Good to know
Advice for MCQs
Soluble factors
Complements, their pathways and effectors
Acute phase reaction
Type I IFN
Know generally what the common cytokines do
Cellular factors
All Immune cells and their functions (Not strictly MEQ testable, but knowledge here forms much of the grounding for essays in pathology, microbiology and immunology)
Basophils are good to know, all others MUST KNOW
Principle function plus important cytokines released by the cells.
IL-1, IL-6, TNF alpha important, all others not so important
Ag processing and presentation
MHC I & II pathways

Signals I,II,III for naïve T cell activation, including the cell-contact and cytokine signals involved

Types of APCs and their main functions

Organ transplantation
Positive and negative selection of naïve cells

B, T cell receptor rearrangement

MHC molecule structure and principles behind it’s polymorphic structure
Must know and good to know will cover MCQs well
T cell function
Cytotoxic function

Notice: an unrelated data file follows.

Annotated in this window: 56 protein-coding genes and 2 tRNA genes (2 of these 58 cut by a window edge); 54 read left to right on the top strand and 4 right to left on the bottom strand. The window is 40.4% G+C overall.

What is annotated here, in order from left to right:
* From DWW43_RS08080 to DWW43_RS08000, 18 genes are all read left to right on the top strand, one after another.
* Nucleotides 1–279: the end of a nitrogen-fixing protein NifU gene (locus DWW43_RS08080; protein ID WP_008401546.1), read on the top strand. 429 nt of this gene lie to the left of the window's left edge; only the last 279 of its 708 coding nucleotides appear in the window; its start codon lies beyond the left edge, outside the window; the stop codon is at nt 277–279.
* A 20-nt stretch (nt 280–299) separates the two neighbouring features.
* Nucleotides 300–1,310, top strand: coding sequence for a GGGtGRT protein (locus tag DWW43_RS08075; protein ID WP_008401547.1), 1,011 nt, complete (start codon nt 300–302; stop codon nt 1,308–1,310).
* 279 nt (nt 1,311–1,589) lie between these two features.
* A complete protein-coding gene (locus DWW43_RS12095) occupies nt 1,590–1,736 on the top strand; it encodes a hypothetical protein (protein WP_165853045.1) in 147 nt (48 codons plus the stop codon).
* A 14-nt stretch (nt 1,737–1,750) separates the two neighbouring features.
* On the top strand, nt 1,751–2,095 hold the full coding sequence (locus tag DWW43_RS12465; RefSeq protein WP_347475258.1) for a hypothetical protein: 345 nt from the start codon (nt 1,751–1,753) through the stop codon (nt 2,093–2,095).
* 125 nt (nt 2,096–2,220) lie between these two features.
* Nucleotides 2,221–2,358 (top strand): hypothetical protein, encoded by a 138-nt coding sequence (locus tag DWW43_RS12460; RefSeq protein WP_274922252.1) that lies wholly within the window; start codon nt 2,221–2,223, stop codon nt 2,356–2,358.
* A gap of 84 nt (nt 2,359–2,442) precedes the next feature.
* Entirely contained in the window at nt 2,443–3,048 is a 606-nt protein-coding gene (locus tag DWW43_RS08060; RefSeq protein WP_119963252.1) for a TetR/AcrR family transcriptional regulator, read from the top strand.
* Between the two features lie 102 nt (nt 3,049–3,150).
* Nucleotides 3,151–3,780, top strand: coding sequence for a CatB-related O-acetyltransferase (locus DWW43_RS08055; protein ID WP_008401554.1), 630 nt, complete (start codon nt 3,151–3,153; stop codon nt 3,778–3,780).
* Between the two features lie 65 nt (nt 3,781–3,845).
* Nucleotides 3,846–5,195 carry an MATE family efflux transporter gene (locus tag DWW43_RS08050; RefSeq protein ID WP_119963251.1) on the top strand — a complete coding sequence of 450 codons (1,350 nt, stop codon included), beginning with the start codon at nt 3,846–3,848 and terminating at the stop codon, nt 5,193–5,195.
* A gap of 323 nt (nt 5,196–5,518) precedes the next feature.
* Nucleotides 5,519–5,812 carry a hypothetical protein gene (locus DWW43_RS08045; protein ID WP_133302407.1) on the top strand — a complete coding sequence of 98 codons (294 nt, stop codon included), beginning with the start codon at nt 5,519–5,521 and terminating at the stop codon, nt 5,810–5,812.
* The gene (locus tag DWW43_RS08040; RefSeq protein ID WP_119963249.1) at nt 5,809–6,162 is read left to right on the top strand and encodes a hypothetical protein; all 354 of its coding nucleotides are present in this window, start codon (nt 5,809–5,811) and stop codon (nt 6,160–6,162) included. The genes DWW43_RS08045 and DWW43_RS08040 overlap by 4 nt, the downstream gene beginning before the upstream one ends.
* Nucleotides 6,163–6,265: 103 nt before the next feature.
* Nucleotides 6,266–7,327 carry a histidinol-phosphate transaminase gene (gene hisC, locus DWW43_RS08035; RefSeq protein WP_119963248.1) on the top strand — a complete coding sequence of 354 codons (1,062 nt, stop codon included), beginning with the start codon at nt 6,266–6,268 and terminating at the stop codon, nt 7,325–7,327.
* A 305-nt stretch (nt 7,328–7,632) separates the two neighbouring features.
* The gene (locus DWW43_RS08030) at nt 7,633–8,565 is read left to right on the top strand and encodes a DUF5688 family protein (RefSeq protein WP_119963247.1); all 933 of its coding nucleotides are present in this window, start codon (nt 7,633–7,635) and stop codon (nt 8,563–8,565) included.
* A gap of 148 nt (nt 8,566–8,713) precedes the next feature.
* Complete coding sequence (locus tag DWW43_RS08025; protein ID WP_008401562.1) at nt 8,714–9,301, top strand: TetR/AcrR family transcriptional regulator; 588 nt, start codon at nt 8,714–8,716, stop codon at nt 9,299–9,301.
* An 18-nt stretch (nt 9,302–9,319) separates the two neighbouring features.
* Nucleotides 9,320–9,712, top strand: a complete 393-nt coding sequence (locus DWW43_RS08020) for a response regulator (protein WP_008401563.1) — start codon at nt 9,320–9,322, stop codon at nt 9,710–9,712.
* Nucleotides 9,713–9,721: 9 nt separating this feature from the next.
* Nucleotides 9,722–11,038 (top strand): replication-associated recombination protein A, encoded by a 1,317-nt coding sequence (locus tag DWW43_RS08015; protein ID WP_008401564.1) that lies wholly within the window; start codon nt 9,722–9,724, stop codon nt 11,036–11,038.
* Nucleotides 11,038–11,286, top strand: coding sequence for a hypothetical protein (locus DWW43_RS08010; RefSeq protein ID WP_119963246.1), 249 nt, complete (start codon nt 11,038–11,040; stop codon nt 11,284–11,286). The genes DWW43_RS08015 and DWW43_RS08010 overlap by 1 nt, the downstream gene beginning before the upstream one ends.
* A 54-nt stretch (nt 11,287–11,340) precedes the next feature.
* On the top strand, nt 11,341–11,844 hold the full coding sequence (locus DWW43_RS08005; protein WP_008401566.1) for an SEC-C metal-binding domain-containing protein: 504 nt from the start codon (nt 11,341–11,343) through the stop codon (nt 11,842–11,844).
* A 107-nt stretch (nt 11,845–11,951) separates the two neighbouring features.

Helper function (TH1, TH2)
Helper function (TH17, Treg)
Usually will not test in MCQ.
Humoral immune responses
Antibody isotypes and their functions

Process of class-switching and the molecules and cytokines involved

Principle of humoral immunity and vaccination (Especially use of conjugate vaccines)

Principles of T dependent and independent responses
Somatic hypermutation & affinity maturation

Molecular process of class-switching and the genes involved

Clinical applications: Antibody titres
Must know and good to know will cover MCQs well
Immune response genes

TCR & BCR genes
MHC genes
MAIN Vaccine types
Vaccine schedules